To carry out a relatively unimpressive drug sting, an unnamed federal agency swept up well over 3 million phone conversations in two months with a lone wiretap order — one of 3,186 such orders issued by federal and state judges in 2016 — evincing an overreach of State authority so egregious, it would behoove the law-abiding and law-breaking, alike, to take note.
“The federal wiretap with the most intercepts occurred during a narcotics investigation in the Middle District of Pennsylvania and resulted in the interception of 3,292,385 cell phone conversations or messages,” states the Wiretap Report 2016.
Take a moment to allow that to sink in, because — given that domestic spying has become something of an accepted facet of daily American life — the fact the government felt it imperative to sweep up nearly 3.2 million calls in the course of enforcing its miserable flop of a drug war begs the question: What about the other 3,181 wiretap orders?!
And if that doesn’t sufficiently offend, keep in mind there has yet to be a single conviction resulting from that inordinately lenient wiretap, as the International Business Times reports,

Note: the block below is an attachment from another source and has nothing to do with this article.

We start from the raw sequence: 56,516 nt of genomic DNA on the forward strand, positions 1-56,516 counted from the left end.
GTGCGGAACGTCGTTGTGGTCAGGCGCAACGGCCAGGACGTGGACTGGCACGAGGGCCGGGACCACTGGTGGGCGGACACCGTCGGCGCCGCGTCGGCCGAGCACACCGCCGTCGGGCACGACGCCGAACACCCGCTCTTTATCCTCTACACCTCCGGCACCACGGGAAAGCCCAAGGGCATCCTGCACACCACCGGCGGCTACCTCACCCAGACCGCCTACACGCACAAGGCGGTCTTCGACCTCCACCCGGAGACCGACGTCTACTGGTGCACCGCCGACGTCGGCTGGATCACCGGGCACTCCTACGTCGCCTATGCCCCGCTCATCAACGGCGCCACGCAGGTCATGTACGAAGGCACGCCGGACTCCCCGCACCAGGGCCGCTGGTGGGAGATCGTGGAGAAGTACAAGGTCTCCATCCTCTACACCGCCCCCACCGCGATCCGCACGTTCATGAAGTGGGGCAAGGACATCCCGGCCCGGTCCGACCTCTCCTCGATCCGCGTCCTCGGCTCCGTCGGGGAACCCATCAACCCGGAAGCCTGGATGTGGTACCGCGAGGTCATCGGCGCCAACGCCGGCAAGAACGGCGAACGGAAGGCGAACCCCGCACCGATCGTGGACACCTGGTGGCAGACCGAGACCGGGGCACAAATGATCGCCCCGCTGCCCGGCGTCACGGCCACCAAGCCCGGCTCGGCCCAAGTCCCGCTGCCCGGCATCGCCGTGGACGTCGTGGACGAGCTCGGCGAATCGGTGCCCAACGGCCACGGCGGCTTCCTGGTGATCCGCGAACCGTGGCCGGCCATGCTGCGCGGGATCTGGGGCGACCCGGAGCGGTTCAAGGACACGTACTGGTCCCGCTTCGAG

The order was signed to help the authorities track 26 individuals suspected of illegal drug trafficking and narcotics-related activities in Pennsylvania. However, the investigation cost $335,000 to the taxpayer and led only to a dozen arrests. The surveillance effort neither captured any intercepts nor did it bring anyone to trial or convicted. Other details about the wiretapping are not available since the court records have been sealed.
By Claire Bernish To carry out a relatively unimpressive drug sting, an unnamed federal agency swept up well over 3 million phone conversations in two…